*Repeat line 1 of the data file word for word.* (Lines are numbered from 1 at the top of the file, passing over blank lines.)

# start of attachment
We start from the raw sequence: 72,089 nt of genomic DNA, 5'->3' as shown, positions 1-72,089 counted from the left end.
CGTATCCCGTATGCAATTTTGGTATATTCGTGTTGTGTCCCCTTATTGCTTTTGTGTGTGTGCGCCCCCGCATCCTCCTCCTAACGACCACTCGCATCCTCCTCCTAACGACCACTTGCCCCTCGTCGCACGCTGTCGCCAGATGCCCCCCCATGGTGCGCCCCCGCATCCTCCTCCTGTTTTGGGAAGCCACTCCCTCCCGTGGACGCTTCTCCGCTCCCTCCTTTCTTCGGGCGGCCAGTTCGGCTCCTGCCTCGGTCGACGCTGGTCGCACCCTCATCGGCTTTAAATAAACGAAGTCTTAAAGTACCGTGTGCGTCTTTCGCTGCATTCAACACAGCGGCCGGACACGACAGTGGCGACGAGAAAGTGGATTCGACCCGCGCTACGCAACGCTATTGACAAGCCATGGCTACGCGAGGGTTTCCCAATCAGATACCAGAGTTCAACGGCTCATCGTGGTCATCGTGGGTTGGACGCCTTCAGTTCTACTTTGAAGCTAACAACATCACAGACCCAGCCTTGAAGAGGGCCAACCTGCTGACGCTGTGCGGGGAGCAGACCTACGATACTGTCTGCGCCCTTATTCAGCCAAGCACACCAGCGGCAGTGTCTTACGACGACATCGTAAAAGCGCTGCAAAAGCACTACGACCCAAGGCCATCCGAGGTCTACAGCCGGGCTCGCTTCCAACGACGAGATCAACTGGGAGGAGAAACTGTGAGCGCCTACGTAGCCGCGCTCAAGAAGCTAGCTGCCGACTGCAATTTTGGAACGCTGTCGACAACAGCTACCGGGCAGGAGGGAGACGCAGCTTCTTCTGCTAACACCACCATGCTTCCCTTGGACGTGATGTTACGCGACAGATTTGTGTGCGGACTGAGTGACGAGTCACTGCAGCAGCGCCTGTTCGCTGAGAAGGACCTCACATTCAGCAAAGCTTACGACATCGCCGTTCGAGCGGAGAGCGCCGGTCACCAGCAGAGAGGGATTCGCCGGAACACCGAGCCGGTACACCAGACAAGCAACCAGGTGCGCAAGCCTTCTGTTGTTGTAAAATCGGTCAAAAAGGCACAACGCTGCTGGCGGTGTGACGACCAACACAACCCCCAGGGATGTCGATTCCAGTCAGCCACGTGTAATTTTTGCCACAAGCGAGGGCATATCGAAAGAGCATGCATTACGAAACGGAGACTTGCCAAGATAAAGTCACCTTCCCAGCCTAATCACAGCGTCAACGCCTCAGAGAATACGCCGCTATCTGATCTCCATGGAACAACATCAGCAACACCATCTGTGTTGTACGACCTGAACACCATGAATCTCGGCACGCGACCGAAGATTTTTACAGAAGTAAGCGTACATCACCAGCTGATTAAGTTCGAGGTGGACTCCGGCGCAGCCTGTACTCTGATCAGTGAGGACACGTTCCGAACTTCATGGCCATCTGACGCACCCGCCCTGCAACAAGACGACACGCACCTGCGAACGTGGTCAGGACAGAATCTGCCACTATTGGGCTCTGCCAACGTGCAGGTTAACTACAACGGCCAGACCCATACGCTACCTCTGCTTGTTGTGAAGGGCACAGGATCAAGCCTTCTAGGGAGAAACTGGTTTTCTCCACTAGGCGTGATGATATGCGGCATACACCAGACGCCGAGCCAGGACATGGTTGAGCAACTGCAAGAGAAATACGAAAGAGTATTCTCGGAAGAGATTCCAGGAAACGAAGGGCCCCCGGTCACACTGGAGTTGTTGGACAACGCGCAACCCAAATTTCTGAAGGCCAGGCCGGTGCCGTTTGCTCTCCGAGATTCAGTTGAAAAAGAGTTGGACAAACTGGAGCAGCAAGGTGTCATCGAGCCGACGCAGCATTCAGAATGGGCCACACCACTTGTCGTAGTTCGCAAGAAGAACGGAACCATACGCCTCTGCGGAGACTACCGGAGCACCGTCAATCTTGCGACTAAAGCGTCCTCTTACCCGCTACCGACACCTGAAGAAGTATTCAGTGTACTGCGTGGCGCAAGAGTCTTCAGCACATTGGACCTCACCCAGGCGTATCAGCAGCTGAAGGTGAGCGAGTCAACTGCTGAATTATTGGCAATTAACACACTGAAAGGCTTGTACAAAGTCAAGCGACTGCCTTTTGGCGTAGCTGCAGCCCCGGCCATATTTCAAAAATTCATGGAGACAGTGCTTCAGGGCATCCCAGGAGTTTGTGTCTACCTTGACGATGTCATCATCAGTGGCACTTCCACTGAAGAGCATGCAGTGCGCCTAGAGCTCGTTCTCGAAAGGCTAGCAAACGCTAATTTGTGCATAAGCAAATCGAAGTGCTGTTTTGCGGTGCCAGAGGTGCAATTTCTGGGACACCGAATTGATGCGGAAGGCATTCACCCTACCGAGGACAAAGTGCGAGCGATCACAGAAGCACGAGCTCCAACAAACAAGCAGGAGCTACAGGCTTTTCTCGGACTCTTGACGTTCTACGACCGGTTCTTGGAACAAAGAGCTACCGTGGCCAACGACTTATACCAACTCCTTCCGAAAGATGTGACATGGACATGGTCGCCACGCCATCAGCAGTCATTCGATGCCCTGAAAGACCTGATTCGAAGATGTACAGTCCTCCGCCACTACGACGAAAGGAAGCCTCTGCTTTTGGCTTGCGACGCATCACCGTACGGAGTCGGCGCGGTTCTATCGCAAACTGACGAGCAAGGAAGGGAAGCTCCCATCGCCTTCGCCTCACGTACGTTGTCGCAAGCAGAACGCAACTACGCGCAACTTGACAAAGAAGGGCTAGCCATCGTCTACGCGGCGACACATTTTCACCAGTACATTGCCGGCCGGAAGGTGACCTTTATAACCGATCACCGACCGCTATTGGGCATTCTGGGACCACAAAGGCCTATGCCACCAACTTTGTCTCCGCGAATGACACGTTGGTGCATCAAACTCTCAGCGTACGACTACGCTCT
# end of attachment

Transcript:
We start from the raw sequence: 72,089 nt of genomic DNA, 5'->3' as shown, positions 1-72,089 counted from the left end.